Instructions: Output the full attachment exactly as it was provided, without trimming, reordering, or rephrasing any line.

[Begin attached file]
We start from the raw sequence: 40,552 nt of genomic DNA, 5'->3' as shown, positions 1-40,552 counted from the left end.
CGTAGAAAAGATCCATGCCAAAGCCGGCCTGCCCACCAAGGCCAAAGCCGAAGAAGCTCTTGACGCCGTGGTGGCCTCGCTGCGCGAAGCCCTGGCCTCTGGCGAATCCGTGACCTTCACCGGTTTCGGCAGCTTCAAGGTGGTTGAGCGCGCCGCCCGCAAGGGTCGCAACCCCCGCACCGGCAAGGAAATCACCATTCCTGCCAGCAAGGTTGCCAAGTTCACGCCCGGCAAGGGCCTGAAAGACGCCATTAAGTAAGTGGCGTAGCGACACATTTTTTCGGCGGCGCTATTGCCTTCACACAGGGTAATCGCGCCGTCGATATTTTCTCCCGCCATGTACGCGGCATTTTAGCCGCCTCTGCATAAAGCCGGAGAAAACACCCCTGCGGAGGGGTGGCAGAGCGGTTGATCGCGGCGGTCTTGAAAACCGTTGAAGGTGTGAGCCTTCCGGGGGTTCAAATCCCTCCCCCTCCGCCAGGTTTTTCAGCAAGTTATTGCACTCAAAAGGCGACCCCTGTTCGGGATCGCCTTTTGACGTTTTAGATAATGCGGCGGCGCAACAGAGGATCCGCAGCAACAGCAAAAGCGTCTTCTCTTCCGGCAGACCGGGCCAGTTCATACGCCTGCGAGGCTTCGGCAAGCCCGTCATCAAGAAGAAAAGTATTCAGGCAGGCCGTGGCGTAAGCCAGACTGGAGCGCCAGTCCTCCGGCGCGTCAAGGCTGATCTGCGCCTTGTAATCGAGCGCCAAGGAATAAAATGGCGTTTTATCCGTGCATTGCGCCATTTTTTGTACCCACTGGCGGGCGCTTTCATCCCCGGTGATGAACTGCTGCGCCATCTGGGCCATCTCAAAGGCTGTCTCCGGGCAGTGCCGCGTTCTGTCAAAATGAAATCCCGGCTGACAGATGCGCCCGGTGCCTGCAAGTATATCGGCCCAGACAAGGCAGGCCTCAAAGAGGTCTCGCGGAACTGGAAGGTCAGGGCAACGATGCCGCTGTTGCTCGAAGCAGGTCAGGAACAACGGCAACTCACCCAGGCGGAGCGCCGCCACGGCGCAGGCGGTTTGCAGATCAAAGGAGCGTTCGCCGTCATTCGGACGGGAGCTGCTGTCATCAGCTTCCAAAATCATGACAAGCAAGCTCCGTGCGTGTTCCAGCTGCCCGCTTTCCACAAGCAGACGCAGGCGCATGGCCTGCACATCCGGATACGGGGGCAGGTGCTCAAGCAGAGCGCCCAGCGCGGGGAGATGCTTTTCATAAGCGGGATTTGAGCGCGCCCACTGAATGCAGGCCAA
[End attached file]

We start from the raw sequence: 40,552 nt of genomic DNA, 5'->3' as shown, positions 1-40,552 counted from the left end.
CGTAGAAAAGATCCATGCCAAAGCCGGCCTGCCCACCAAGGCCAAAGCCGAAGAAGCTCTTGACGCCGTGGTGGCCTCGCTGCGCGAAGCCCTGGCCTCTGGCGAATCCGTGACCTTCACCGGTTTCGGCAGCTTCAAGGTGGTTGAGCGCGCCGCCCGCAAGGGTCGCAACCCCCGCACCGGCAAGGAAATCACCATTCCTGCCAGCAAGGTTGCCAAGTTCACGCCCGGCAAGGGCCTGAAAGACGCCATTAAGTAAGTGGCGTAGCGACACATTTTTTCGGCGGCGCTATTGCCTTCACACAGGGTAATCGCGCCGTCGATATTTTCTCCCGCCATGTACGCGGCATTTTAGCCGCCTCTGCATAAAGCCGGAGAAAACACCCCTGCGGAGGGGTGGCAGAGCGGTTGATCGCGGCGGTCTTGAAAACCGTTGAAGGTGTGAGCCTTCCGGGGGTTCAAATCCCTCCCCCTCCGCCAGGTTTTTCAGCAAGTTATTGCACTCAAAAGGCGACCCCTGTTCGGGATCGCCTTTTGACGTTTTAGATAATGCGGCGGCGCAACAGAGGATCCGCAGCAACAGCAAAAGCGTCTTCTCTTCCGGCAGACCGGGCCAGTTCATACGCCTGCGAGGCTTCGGCAAGCCCGTCATCAAGAAGAAAAGTATTCAGGCAGGCCGTGGCGTAAGCCAGACTGGAGCGCCAGTCCTCCGGCGCGTCAAGGCTGATCTGCGCCTTGTAATCGAGCGCCAAGGAATAAAATGGCGTTTTATCCGTGCATTGCGCCATTTTTTGTACCCACTGGCGGGCGCTTTCATCCCCGGTGATGAACTGCTGCGCCATCTGGGCCATCTCAAAGGCTGTCTCCGGGCAGTGCCGCGTTCTGTCAAAATGAAATCCCGGCTGACAGATGCGCCCGGTGCCTGCAAGTATATCGGCCCAGACAAGGCAGGCCTCAAAGAGGTCTCGCGGAACTGGAAGGTCAGGGCAACGATGCCGCTGTTGCTCGAAGCAGGTCAGGAACAACGGCAACTCACCCAGGCGGAGCGCCGCCACGGCGCAGGCGGTTTGCAGATCAAAGGAGCGTTCGCCGTCATTCGGACGGGAGCTGCTGTCATCAGCTTCCAAAATCATGACAAGCAAGCTCCGTGCGTGTTCCAGCTGCCCGCTTTCCACAAGCAGACGCAGGCGCATGGCCTGCACATCCGGATACGGGGGCAGGTGCTCAAGCAGAGCGCCCAGCGCGGGGAGATGCTTTTCATAAGCGGGATTTGAGCGCGCCCACTGAATGCAGGCCAA